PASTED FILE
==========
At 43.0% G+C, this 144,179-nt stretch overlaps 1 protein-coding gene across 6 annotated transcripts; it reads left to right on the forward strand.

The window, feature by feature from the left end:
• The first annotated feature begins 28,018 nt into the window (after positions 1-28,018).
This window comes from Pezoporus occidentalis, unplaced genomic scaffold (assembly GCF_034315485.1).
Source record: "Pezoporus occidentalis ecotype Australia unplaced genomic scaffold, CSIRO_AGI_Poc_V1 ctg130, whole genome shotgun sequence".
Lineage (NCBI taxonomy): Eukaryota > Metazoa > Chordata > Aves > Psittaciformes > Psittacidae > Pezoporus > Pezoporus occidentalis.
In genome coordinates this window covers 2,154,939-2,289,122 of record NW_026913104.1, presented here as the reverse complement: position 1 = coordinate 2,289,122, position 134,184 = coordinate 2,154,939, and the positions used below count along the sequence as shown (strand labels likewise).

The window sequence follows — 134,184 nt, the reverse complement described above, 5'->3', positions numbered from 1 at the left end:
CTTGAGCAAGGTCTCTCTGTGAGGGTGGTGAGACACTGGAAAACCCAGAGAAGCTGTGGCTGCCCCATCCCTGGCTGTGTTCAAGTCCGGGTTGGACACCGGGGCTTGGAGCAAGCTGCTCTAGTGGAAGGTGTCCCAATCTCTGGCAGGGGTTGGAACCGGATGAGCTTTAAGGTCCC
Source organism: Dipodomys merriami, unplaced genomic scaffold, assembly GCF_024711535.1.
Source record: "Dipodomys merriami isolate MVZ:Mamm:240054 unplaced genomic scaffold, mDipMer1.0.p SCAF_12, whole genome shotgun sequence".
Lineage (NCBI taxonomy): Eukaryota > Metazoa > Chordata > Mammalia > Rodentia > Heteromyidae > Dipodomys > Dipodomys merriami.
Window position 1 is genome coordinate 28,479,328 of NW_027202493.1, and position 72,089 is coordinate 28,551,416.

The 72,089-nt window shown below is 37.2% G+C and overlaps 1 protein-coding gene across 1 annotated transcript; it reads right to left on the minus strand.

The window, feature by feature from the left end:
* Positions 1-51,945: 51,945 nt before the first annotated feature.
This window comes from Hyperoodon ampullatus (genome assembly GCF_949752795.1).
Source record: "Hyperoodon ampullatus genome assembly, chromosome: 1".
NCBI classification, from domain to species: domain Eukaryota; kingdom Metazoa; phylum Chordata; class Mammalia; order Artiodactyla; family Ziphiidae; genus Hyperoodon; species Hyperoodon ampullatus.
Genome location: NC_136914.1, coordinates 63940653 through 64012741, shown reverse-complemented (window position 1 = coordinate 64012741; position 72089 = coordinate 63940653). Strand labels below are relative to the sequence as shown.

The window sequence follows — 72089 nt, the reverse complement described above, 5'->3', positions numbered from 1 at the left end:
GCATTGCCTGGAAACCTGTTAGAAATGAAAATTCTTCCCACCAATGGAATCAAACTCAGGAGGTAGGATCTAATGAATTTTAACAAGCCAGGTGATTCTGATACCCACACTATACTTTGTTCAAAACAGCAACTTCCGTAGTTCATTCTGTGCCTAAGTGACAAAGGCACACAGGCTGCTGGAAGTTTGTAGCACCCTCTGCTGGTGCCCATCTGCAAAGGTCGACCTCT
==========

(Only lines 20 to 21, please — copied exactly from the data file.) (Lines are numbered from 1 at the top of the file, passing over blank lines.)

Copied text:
Genome location: NC_136914.1, coordinates 63940653 through 64012741, shown reverse-complemented (window position 1 = coordinate 64012741; position 72089 = coordinate 63940653). Strand labels below are relative to the sequence as shown.

The window sequence follows — 72089 nt, the reverse complement described above, 5'->3', positions numbered from 1 at the left end: